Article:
Take the car’s thermostat out and submerge it in the coolant. Check the recommended temperature on the thermostat. Now, heat the coolant 25 degrees Fahrenheit over that thermostat’s recommended temperature and drown the thermostat in it. 

The sudden temperature change should cause the thermostat to open now. Then, cool the coolant to 10 degrees Fahrenheit below that recommended temperature and again drown the thermostat. It should close at this point. If the thermostat doesn’t react to the coolant’s temperature differences, it’s time to get a new one. 

Check Antifreeze’s Strength

Antifreeze is a type of chemical that lowers the cooling point of water. In simple terms: when you mix antifreeze with water, the mixture will stay in liquid form at very low temperatures. You can use a hydrometer to check your current antifreeze’s cooling point. 

Monitoring Temperature Gauge

If you ever notice that the temperature gauge is showing a red light, this is a sign of an overheating engine. Open the car’s hood to see if any steam is coming from the radiator area or not, then open the radiator inlet valve and check the fluid level.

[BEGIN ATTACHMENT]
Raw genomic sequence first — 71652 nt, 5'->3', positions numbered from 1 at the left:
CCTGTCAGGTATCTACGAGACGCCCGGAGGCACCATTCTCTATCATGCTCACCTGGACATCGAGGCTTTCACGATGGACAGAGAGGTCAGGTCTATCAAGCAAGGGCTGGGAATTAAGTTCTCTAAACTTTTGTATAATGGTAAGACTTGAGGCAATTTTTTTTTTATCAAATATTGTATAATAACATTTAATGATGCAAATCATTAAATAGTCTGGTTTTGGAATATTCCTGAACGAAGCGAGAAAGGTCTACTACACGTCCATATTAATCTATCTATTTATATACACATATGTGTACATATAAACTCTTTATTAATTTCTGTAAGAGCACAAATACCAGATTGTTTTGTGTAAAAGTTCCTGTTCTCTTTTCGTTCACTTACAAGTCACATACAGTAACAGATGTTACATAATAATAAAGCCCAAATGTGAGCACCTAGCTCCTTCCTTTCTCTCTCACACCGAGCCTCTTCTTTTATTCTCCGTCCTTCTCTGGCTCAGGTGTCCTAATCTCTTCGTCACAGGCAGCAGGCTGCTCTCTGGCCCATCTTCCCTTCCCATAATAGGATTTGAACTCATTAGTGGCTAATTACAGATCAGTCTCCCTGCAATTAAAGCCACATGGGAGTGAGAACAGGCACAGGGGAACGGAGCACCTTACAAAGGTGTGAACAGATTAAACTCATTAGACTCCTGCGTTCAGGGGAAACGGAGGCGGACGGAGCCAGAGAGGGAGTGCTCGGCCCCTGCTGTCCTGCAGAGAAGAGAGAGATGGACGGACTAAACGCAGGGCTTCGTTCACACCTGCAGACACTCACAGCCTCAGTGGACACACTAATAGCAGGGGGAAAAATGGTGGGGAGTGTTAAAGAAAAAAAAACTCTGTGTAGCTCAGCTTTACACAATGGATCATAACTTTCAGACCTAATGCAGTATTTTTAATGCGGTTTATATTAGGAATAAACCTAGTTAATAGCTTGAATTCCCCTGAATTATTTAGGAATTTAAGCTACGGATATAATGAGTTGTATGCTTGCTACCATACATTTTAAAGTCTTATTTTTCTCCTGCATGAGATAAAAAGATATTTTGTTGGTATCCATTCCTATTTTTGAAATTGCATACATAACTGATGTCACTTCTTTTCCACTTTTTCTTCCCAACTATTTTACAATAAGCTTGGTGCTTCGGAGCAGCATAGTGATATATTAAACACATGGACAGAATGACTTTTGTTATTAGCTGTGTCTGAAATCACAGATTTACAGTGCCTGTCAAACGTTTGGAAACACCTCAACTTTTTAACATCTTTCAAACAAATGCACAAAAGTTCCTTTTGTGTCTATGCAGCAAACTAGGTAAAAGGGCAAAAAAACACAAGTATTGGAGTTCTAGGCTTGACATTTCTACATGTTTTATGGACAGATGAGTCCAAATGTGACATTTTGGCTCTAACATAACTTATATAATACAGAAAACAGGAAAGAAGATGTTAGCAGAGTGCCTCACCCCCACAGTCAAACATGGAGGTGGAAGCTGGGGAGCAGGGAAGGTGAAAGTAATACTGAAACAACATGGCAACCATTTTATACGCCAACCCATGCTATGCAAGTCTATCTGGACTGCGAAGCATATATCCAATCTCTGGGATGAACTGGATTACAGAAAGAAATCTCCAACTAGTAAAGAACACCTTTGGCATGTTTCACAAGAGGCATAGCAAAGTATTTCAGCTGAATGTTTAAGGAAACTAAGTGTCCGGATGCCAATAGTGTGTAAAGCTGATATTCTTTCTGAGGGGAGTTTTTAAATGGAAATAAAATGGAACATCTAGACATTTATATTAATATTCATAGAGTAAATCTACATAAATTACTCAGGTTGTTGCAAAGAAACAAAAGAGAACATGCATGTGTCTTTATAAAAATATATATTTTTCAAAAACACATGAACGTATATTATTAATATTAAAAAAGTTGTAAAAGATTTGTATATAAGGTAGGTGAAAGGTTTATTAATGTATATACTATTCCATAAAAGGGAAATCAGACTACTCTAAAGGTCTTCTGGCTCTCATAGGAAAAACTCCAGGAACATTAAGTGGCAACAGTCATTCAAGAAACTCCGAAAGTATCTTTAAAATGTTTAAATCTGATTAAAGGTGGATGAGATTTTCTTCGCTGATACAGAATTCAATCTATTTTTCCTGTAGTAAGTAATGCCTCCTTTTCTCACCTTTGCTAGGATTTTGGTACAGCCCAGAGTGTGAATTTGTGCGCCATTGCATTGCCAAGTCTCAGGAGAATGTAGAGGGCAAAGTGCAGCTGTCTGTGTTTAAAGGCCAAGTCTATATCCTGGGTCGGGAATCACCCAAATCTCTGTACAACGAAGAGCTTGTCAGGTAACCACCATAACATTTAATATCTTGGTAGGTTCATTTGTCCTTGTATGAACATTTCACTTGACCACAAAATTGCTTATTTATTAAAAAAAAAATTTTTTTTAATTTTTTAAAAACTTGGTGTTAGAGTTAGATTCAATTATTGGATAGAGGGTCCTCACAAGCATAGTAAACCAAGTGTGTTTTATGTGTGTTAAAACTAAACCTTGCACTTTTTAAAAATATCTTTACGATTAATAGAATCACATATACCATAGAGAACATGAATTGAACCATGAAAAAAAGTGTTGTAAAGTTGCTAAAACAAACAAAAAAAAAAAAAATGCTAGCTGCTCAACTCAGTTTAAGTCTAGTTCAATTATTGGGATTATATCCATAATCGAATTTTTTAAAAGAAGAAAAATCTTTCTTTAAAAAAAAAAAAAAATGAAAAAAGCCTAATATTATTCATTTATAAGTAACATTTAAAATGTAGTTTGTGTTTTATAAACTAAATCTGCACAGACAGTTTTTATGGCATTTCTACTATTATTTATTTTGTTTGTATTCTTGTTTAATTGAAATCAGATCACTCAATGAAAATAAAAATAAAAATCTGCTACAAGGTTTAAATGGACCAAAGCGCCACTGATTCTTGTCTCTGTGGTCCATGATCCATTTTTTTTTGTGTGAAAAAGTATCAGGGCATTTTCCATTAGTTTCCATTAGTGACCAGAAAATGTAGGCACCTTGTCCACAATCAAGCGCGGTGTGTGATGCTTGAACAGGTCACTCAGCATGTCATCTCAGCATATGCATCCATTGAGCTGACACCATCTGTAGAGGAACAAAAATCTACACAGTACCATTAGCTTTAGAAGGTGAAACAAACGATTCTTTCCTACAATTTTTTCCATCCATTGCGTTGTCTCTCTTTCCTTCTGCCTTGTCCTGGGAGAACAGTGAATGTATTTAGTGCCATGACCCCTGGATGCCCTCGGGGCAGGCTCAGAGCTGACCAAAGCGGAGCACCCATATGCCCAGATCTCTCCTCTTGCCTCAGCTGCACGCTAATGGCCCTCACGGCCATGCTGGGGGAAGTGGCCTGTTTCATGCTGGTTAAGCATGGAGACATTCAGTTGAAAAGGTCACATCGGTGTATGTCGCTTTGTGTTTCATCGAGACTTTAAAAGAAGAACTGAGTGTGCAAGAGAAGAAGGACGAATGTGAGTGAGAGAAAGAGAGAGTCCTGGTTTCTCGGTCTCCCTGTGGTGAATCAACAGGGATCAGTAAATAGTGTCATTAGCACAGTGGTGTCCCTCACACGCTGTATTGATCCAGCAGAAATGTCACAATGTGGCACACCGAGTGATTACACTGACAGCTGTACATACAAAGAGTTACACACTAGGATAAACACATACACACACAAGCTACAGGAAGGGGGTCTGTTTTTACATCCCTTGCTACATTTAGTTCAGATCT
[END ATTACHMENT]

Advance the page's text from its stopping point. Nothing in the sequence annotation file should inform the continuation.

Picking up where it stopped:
If the level is low, fill the tank up using distilled water. Then, as soon as possible, take your car to a mechanic’s garage and fill it up with new coolant. 

If you’re considering using distilled water as coolant in your car, you may also want to learn more about whether you can add water to the coolant and why your coolant may be low without any visible leaks. Our article on can you add water to the coolant provides insights into when and how to add water to your car’s coolant system, as well as the importance of maintaining the proper coolant-to-water ratio. Additionally, our article on why is my coolant low but no leaks explores possible reasons for coolant loss and helps you troubleshoot the issue. These resources can help you understand the best practices for maintaining your car’s cooling system and address any concerns related to coolant levels.


In this guide, we’ve talked about why coolants are necessary, how they work, and their types. Finally, we’ve seen the good and bad of using distilled water for this job. Hopefully, you’re less confused about using distilled water as a coolant now than you were before.

Use distilled water or softened water that’s devoid of the heavy metals. Or use a coolant that you find best considering your area’s weather. But it’s always better if you can consult a professional before picking your choice. Remember, going for a wrong choice can be damaging to your vehicle, at the end of the day.